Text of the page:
In an online game space filled to the brim with titles styled after classic pixelated games, games usually need a killer gameplay gimmick to stand apart from the crowd. The key to any good gameplay idea is that it’s easy to pick up, difficult to master, but keeps pushing the player to try new combinations. Flinthook goes for that idea and effortlessly nails it.
Flinthook casts the player as Captain Flinthook, a space pirate that is short on stature but large on skill. Using a grappling hook, blaster, and a slo-mo device, Flinthook is on a mission to raid enemy pirates of their treasure, both material and personal. While it’s possible to grab secondary weapons, these three items are a constant and feel like a breeze when you get to use them correctly together. During my first few hours of playing the game, I had almost resigned myself to being unable to defeat the first boss until something clicked and I used all three items together as much as I could. From that point on, it managed to coalesce into a game where I realized death was only the beginning.
And death will come, and possibly pretty often. But that’s okay because you get to level up Captain Flinthook regardless of how much you die. And as you level up you can utilize more perks that can give you bigger advantages and increase your chances to survive. These perks can be found during your raids, or you can purchase them from an in-game shop using currency you find regularly while pillaging and plundering. Point is, stick with it. Yes, it may be hard at first but with each level increase or treasure found, you’ll be a better space pirate for it.
Flinthook: Windows PC, Xbox One [Reviewed], PlayStation 4
Developer: Tribute Games
Publisher: Tribute Games
Release Date: 14 April 2017
Price: £11.99 [Disclosure: Game Copy Provided by Developer/Publisher]
While new equipment is great to have, with each death Flinthook forces you to the beginning of your raid towards a specific boss fight. In any other game, this might grow dull, but Flinthook has a small but genius solution: randomly produced ships. In other words, just because you died in one room on a ship is no guarantee that you’ll see it on your next attempt. It’s a great way to ensure a level of exploration and to keep the player guessing as to what is in the next room. But with the amount of death you might have it also keeps your plundering proceedings from becoming tedious.
Next to the gameplay, arguably the next best part about Flinthook is the game’s audio design and music. Sound effects are distinctive enough to determine if an attempted grapple was successful, missed completely, or hit something a player can’t grapple. However, the enemies don’t have much sound effects themselves, and that feels like a missed opportunity to give more personality to the great visual designs.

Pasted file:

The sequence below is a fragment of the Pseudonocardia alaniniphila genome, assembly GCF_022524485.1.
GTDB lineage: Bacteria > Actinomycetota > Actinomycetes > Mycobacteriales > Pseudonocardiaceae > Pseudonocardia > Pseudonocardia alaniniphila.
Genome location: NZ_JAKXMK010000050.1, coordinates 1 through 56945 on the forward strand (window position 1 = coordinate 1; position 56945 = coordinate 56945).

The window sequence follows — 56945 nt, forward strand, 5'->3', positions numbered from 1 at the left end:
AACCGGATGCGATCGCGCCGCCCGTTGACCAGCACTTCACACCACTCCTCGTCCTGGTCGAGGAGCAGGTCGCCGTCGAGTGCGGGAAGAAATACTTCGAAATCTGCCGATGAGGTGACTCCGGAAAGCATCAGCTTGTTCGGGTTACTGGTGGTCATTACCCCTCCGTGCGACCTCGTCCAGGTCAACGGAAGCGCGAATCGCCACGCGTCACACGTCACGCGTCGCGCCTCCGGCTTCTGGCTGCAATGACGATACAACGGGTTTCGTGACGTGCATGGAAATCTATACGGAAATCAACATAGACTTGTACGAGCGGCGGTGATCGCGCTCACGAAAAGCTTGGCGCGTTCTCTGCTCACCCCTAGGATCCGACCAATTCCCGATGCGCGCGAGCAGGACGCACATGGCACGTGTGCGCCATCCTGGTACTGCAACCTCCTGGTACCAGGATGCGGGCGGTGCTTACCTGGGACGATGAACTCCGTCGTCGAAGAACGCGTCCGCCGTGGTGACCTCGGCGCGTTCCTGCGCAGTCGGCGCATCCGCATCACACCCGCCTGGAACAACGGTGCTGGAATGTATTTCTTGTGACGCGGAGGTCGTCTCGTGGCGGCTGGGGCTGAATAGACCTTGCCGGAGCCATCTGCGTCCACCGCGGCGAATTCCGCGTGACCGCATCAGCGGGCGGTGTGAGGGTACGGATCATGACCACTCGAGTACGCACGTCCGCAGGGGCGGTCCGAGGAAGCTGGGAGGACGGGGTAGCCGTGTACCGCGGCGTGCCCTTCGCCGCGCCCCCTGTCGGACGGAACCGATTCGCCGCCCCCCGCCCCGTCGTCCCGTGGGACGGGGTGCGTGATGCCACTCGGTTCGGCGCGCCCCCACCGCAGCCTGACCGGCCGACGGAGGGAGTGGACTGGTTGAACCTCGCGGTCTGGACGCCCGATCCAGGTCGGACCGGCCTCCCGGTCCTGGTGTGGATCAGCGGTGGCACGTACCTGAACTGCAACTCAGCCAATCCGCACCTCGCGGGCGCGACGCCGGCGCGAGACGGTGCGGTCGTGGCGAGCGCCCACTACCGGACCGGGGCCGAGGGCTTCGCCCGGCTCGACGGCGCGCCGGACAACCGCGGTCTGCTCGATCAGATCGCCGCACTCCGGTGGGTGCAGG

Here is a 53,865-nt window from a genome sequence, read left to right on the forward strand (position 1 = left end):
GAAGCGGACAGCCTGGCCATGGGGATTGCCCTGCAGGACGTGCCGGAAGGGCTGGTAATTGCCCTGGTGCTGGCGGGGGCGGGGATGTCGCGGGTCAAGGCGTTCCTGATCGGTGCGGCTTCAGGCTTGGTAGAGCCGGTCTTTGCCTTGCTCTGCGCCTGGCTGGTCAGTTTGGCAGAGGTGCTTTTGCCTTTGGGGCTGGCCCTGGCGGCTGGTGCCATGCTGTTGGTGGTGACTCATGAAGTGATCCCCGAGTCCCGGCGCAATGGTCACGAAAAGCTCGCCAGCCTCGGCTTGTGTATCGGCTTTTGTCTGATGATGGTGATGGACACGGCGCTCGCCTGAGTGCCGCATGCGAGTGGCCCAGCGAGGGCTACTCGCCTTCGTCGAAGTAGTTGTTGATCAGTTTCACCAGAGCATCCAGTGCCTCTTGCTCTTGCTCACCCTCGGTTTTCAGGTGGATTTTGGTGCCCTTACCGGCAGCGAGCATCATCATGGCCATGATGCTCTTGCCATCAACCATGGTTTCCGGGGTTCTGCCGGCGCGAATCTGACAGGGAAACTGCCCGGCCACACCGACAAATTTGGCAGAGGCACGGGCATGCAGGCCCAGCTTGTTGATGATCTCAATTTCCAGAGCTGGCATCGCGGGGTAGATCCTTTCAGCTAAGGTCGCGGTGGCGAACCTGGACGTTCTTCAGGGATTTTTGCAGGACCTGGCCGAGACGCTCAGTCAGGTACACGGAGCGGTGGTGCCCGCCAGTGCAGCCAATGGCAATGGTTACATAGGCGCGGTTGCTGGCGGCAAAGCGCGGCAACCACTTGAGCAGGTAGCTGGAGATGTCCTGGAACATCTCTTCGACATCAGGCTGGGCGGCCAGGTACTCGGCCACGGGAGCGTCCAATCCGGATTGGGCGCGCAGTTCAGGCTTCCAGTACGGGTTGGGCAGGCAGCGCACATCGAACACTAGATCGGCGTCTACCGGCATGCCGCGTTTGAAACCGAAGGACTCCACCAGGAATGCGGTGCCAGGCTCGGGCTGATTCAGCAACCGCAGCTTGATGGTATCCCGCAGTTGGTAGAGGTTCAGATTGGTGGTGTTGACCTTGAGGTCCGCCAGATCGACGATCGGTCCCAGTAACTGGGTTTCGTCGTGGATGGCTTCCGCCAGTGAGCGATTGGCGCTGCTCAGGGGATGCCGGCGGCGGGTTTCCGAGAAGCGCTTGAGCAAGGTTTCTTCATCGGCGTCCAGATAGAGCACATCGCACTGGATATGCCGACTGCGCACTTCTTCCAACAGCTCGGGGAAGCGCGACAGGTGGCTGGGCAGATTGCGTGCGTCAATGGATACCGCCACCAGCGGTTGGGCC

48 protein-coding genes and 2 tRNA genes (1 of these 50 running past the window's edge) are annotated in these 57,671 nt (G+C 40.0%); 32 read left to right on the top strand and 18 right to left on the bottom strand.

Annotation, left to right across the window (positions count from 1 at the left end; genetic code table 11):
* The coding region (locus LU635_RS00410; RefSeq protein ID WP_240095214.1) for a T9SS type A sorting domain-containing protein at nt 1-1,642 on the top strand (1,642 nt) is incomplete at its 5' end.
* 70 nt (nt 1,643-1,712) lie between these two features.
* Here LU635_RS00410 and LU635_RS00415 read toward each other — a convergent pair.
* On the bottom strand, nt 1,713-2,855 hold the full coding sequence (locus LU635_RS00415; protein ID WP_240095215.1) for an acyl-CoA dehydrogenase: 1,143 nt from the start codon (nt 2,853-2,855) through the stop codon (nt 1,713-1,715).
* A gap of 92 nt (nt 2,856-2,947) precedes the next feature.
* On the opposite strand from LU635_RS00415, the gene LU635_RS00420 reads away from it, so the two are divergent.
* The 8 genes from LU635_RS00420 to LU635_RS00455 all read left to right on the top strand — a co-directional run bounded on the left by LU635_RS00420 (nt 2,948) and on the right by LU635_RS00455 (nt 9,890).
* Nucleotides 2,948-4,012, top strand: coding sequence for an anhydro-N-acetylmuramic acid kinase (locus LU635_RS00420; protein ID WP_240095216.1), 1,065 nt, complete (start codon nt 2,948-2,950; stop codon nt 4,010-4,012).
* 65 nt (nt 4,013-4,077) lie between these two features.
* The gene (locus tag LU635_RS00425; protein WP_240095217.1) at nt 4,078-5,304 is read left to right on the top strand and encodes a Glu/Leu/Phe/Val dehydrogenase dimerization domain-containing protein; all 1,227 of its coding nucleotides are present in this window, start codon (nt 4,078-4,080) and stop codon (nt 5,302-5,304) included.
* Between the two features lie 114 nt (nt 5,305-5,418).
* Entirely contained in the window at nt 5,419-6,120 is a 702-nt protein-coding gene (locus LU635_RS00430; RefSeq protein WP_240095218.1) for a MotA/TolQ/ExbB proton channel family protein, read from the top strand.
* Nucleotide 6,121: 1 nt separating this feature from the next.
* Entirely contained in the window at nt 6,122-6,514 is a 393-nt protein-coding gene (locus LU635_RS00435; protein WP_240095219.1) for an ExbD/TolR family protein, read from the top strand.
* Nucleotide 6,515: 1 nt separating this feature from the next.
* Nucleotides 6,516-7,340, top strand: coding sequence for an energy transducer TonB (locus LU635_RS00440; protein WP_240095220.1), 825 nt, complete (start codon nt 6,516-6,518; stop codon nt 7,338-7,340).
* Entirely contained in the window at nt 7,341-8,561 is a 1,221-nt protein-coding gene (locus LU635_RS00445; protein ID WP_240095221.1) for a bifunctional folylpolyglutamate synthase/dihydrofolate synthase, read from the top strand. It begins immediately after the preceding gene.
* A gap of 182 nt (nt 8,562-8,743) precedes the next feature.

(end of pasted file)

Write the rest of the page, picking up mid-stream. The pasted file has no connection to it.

The music of Flinthook is composed purely of chip-tunes and it is magnificent. Over the week I’ve had with the game, I have caught myself on many occasions humming the main menu’s theme. Happily, the fast-paced music doesn’t stop there and has yet to wear its welcome down.
While I’ve been pretty pleased with Flinthook, those that dislike precision platformers should beware. Flinthook often requires players to land on platforms that can disappear, or utilize hooks that can change position. Also, observing the environment for all the various dangers will prove fruitful. Nothing is worse than using a hook only to hit spikes in the ceiling ending your life.
Running into the various hazards will actually come from a design choice that the player doesn’t have much control over. The direction of movement, as well as the direction the hook and blaster fire in, are mapped to the left control stick. It’s another piece of the game that takes some adjusting to, but mapping hook and blaster directions to the right stick might have made the otherwise tight controls even better.
After the credits roll, and Captain Flinthook has filled his own coffers, is where the game loses a bit of steam. Because the game is difficult at first, and players have to retry a few times, there stands a good chance that rooms will repeat before players get to the final boss. Despite this revision, different post-game challenges keep the game fresh enough for good replayability.
Daily and weekly challenges, harder versions of the same bosses, and an infinite mode all wait to test player’s hooking abilities. Unfortunately, these challenges lack an incentive to play through them aside from more levels. This absence feels like the biggest missed opportunity in Flinthook.
Flinthook is an enjoyable game for those looking for a challenge. It may not offer the best content once you finish the main mode, but it’s a fun ride while it lasts. It also manages to stay memorable with catchy music and controls that are well conceived. More then that though, Flinthook is a game that has left me hooked on a feeling of pulling off aerial stunts against pirates and nabbing their loot. And isn’t that why we enjoy games to begin with?